Trade The Journey

Trade The Journey

Lessons

Top of the Afternoon.

At first, I hesitated to write my usual Sunday post, thinking I could delay the post until tomorrow. I opened my laptop to check my e-mail and immediately entered Grammarly into the web address box. I begin typing soon after.

We are what we repeatedly do. Excellence then, is not an act, but a habit.

Our life encompasses many habits, most small and unnoticeable. Once a habit is ingrained in our behavior, it takes effort to undo. Before completing this post, I began reading a new book on Trader Psychology by Dr. Brett Steenbarger called Enhancing Trader Performance.

So far, the book has been refreshing and has taken a completely different view of the neurotic and worrisome trader. Although the mass media promotes the relaxed and calm trader’s success, Dr. Steenbarger says that’s not the trader who achieves mastery.

The obsessive trader reaches the mastery level because they are genuinely interested in improving for personal reasons. They want to better their best.

The trader who achieves mastery is the trader who multiplies their screen time by reviewing and visualizing traders. The emotion, although not entirely beneficial, helps fuel the need to master the next trade. There is a need to perfect their trading.

I am excited to see where this book finishes. I have often questioned my need to spend vast amounts of time studying and reviewing market action. At first, I found the markets fun and exciting, delivering a stream of consistent stimulation. And then, I begin to learn of the deeper meanings of price movement and the psychology behind price.

Suddenly, trading became more than becoming rich quickly or finding another profession to experiment with. Instead, I developed a real interest in becoming knowledgeable in the esoteric matters of the market.

In the beginning, I wasn’t sure how this would all play out. I thought after a year of learning and no earning, I’d find something new to do. But each day, I kept coming back for more.

The one aspect of trading that use to bother me, in the beginning, was the small nuances of trading. I’d lose a lot of money paper trader one day after another. For hours, I’d sit glued to the screen, trying to decipher the meaning behind each bar. The losses would mount, so I forced myself to focus on the trend.

The losses would continue until luck took pity on me, and I’d make a few profitable trades. After a year, I found forecasting the next price bar to be an exercise in futility. I found the same to be true of predicting the next trends starting or ending points.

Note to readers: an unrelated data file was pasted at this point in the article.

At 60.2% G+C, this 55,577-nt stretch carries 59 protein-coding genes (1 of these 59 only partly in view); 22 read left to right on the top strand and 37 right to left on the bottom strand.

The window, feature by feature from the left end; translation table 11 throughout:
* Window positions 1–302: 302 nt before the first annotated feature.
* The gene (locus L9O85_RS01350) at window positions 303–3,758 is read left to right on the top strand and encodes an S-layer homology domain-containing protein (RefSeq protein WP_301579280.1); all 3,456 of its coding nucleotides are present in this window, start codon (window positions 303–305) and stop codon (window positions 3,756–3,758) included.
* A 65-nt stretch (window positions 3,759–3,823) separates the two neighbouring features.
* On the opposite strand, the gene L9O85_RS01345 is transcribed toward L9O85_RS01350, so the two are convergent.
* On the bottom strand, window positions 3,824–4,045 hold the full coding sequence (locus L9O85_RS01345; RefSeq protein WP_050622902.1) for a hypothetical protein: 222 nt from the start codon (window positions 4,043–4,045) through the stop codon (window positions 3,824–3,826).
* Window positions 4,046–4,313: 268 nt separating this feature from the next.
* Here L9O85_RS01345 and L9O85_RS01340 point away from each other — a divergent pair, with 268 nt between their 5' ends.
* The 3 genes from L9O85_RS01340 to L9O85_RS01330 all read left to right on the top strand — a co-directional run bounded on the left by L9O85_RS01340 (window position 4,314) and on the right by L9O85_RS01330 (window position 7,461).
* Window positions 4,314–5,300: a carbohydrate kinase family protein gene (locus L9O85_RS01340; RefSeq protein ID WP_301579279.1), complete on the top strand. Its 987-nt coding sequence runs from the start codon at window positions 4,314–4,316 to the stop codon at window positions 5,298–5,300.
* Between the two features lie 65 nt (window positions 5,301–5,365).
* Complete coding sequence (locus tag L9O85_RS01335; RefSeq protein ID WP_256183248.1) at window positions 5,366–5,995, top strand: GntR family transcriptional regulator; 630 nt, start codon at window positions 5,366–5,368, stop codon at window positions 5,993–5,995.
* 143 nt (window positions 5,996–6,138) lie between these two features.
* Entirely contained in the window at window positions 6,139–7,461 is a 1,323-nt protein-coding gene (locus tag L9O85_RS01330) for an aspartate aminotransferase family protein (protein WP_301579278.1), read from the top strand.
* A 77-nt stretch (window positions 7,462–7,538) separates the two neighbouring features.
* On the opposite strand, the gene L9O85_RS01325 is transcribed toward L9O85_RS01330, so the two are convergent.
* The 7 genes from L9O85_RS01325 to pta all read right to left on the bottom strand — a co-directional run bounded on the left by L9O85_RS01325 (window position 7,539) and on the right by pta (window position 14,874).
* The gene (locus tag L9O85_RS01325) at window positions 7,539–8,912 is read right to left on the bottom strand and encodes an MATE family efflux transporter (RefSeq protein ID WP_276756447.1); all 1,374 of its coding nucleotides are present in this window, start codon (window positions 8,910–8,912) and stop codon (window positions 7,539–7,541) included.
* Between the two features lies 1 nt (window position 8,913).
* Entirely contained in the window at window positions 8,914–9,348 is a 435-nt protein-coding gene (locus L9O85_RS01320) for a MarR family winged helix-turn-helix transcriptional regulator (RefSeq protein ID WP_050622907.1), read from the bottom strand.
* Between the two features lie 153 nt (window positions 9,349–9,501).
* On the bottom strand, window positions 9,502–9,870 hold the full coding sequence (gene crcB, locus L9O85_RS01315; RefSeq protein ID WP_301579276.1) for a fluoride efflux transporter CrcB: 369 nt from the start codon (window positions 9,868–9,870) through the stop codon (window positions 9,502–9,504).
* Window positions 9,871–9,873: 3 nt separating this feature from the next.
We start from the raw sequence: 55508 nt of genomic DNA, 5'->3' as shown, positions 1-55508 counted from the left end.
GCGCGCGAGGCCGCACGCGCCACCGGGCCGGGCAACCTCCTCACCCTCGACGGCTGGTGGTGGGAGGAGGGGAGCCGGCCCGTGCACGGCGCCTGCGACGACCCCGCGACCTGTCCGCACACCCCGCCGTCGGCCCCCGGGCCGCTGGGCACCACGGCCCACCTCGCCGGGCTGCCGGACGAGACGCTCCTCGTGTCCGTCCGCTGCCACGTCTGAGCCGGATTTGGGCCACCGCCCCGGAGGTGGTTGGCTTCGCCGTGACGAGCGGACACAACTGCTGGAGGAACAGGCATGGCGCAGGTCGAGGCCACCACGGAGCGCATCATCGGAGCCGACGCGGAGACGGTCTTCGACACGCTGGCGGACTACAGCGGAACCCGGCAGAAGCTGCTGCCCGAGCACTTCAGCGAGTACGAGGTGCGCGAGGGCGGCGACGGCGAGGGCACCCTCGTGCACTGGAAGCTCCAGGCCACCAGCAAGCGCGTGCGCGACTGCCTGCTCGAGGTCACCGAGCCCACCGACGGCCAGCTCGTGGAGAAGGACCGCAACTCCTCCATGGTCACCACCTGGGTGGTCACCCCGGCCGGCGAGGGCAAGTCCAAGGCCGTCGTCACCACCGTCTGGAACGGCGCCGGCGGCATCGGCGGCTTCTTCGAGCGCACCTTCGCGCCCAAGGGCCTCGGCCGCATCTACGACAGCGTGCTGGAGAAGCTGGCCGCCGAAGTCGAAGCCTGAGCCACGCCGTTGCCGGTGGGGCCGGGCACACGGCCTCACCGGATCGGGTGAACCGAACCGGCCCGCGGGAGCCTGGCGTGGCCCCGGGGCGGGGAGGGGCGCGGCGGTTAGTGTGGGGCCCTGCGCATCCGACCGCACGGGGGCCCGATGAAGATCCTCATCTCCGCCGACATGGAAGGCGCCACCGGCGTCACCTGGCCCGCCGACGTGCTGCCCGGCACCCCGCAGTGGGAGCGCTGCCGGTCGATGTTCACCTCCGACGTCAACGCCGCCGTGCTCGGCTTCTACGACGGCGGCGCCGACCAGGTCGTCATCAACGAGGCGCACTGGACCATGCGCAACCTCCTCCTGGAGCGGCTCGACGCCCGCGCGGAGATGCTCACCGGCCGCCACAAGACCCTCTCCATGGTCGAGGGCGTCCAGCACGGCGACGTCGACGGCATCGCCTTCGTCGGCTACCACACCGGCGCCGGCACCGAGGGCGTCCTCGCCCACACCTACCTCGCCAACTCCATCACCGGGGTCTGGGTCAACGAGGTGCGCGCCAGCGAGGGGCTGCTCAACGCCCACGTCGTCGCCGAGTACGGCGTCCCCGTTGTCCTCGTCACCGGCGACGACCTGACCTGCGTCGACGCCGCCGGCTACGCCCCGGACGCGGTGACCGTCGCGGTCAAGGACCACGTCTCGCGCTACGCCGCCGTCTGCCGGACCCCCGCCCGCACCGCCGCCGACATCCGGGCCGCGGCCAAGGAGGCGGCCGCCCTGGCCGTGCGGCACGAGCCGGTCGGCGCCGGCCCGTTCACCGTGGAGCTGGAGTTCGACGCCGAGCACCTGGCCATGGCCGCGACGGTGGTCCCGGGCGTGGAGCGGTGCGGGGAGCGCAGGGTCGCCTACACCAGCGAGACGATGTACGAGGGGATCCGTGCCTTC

Many nights, I would feel that trading was a waste of time, but I’d still come back the next day ready to trade. And then, I begin to understand that trading was something I could do and enjoyed doing.

Once I accepted this, I found it okay to emerge myself in trading because I enjoy the process entirely. Research, creative problem solving, and psychology are activities that I enjoy completing and studying.

Soon my habits began to change. Trading is much more than sitting in front of a screen and making a decision. Trading is also a by-product of what you do away from the screen.

A healthy and active lifestyle isn’t necessary, but it certainly helps. Every habit you have either gives you an edge or a potential obstacle to overcome in order to successfully trading.

Before long, something began to click, and I remember spotting a move before it started. I went long and made close to $1000 in paper money with one trade. Shortly after, I brought stock in the overnight market, and the result was the same though not nearly as much.

This isn’t me announcing to the world that I’m a Master Trader and can predict price movement. I want to think I’m merely proclaiming that trading can’t be reduced to one thing; its a series of habits developed that increase your chances of success.

I can’t remember the specific price pattern that spurred this understanding. I can only remember visualizing what the price movement was likely to do based on the previous bars’ sentiment. That was the difference.

I wasn’t focused just on price or the pattern exclusively. It was a totality of the vision that allowed me to see what wasn’t there. What I’m hoping to get across is that trading is a series of habits and disciplines.

Developing the habits of reviewing your trades, visualizing price movement, and learning continuously can add years of additional experience to your trading. I can remember Mark Douglass saying that “Trading is the ultimate vehicle for self-improvement.”

Now, I understanding the meaning of that statement.


This week In Review:

This past week I saw how the Coronavirus has affected both my spending and outlook for the future. I find myself more guarded in my purchasing. No one knows how this will turn out.

Best to keep a few dollars of disposable income for emergencies. With all the turmoil in the country, it seems like we are in a perpetual state of emergency.

This past week deserves the grade of a “B” for continued thriftiness.

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